We had a piano in one of the day rooms at the Minneapolis VAMC. And we had a patient that played it whenever he was in the hospital. He was an old guy, so he played songs from the 40’s and 50’s, and he even sang the lyrics. He was really good! Everyone loved him.
The last time he was admitted, there was something distinctly different about the Piano Man. For one thing, he repeated everything I said, really loud.
“THE PACKERS ARE GOING TO LOSE ON SUNDAY!”
And it wasn’t just me. He repeated everything anyone else said.
“NO! THE VIKINGS ARE GOING TO LOSE ON SUNDAY!!”
I figured the guy had had a stroke, so we ordered a Neuro consult, and he was transferred to a medical unit. And he stayed there.
A couple weeks later, my gut asked me whatever happened to the Piano Man? I looked him up in the computer and found the unit he’d been transferred to. My shift would end in about half an hour, it was ‘pink’ on the unit–nurses never use the Q word–so I went upstairs to see him.
The Piano Man did not look good. He was shiny and sweating. He breathing was labored and irregular. And he looked terrified!
“I’M SCARED!!” he gasped. I reached out and took his hand.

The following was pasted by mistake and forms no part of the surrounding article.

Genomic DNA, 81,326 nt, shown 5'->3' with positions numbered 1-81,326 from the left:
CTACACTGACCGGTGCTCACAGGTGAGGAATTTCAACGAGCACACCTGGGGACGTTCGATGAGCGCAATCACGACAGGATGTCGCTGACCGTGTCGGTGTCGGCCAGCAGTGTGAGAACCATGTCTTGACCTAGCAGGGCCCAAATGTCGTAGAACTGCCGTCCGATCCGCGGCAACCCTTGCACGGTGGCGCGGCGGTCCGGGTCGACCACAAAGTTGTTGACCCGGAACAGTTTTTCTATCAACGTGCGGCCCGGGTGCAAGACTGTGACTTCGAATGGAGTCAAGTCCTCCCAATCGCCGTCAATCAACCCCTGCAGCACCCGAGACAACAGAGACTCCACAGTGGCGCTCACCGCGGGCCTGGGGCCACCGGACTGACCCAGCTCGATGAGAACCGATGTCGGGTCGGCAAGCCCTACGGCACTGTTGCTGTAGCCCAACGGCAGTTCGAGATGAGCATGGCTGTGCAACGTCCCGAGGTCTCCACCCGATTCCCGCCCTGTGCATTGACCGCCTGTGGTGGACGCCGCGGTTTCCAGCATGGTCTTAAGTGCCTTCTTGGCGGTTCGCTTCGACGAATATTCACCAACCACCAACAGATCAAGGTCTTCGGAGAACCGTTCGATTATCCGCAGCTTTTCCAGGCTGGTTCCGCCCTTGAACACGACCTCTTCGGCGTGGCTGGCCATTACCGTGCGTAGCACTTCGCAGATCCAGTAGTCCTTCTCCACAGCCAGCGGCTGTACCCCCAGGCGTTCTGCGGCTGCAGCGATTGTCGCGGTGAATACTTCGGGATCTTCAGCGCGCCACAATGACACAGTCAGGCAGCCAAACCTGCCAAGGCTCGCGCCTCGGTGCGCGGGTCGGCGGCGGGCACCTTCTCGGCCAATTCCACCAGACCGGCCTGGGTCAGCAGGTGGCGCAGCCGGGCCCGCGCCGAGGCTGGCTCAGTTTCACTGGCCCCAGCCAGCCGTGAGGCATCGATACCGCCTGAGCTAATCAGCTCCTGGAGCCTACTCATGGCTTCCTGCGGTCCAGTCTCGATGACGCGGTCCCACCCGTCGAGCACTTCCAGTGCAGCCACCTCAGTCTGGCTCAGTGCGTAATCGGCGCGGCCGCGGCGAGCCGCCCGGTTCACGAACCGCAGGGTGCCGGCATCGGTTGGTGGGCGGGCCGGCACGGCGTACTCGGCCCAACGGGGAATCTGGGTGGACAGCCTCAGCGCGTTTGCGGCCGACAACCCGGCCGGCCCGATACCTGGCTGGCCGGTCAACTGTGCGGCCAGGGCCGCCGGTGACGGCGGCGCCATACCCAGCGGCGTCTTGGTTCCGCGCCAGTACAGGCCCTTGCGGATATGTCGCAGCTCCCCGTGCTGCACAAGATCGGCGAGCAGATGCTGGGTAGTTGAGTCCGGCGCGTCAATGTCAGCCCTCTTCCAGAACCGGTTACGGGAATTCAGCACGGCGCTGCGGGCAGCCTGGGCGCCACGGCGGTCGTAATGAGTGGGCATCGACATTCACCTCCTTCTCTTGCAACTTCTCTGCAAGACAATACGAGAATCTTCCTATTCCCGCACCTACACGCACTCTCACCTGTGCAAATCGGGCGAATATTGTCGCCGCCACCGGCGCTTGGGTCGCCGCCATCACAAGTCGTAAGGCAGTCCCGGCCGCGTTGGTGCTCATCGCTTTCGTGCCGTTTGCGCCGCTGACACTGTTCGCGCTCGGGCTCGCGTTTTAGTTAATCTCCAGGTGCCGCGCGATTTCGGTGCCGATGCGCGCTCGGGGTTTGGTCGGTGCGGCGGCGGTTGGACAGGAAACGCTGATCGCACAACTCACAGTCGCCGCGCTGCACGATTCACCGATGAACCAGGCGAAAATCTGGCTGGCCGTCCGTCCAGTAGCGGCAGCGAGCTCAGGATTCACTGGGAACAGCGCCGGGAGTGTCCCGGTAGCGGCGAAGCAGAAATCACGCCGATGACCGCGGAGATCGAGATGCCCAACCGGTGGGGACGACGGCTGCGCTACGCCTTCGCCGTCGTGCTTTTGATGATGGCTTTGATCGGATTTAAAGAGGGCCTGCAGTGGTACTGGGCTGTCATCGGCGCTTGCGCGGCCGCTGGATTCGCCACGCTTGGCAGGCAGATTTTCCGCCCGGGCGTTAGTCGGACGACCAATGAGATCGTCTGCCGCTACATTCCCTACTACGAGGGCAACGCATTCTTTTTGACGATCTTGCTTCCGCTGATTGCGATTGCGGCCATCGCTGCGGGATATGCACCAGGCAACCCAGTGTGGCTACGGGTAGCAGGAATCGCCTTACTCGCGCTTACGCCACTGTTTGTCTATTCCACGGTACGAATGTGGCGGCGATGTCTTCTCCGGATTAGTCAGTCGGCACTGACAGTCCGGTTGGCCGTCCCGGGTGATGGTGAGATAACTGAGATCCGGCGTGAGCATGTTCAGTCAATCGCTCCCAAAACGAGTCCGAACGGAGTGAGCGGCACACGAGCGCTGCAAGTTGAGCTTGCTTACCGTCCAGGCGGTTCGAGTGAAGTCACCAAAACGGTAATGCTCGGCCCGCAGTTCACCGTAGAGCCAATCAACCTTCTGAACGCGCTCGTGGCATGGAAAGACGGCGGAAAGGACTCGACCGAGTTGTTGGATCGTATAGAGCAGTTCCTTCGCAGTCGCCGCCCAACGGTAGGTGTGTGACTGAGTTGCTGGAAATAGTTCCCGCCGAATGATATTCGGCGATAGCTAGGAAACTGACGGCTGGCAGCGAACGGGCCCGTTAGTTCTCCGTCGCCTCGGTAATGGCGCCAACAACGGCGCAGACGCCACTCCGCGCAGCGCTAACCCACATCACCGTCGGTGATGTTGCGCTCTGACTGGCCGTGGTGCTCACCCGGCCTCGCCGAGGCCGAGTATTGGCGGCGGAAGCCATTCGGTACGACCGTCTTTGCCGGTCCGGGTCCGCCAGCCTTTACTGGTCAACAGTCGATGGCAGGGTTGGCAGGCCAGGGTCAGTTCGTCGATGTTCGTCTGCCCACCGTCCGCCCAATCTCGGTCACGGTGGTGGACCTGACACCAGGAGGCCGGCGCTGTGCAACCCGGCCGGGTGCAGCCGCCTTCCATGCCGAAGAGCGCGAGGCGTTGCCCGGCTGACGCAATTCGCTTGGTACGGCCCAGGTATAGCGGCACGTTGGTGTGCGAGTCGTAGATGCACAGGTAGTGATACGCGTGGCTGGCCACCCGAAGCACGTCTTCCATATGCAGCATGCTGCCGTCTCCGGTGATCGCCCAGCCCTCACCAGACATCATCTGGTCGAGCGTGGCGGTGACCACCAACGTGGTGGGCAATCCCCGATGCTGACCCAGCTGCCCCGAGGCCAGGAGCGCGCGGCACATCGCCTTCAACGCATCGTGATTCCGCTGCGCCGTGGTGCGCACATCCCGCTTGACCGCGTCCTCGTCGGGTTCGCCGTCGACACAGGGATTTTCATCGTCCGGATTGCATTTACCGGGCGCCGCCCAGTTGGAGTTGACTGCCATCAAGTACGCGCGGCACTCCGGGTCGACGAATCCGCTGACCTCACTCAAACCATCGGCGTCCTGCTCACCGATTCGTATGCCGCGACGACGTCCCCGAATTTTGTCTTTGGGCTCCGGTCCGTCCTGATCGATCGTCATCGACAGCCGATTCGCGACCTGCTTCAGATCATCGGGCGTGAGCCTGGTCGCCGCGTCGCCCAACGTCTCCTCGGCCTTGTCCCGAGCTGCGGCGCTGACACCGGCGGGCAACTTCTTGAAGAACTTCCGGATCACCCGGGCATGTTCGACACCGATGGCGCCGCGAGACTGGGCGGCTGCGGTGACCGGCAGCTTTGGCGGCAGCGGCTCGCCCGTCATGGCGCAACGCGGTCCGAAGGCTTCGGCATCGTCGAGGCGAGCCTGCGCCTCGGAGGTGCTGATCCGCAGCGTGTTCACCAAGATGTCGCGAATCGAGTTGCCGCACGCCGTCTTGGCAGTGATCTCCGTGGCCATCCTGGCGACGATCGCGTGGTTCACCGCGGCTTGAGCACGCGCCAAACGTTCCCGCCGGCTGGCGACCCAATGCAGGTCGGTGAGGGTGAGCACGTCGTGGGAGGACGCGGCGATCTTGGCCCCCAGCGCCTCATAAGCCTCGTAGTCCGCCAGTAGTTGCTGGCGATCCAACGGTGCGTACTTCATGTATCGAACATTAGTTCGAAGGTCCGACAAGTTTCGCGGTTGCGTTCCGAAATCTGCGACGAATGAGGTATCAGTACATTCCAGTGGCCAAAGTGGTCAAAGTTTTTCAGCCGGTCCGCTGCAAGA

“It’s okay. I’ll stay here with you.” I said. His breathing calmed down a bit, but he still looked afraid. His eyes darted all around the room, as if he were trying to locate the source of a spooky noise.
“Maybe we could sing a song,” I suggested.
“NO! I DON’T WANT TO SING!” he said. But I started singing.
“Every time it rains, it rains…” I started.
“Pennies from Heaven…” the Piano Man chimed in, his voice returning to a normal volume. It was the only song I remembered from the songs he used to sing. Despite his reluctance, the Piano Man and I sang two verses of the song. He relaxed a bit with each word of the song.
“There’ll be pennies from Heaven for you and me…” We finished the song. I smiled at the Piano Man. He smiled back. He wasn’t afraid anymore. He closed his eyes…and he died.
I went back to my unit. I didn’t tell anyone what had happened. The Piano Man had left this world, but he had done so unafraid, with a song in his heart.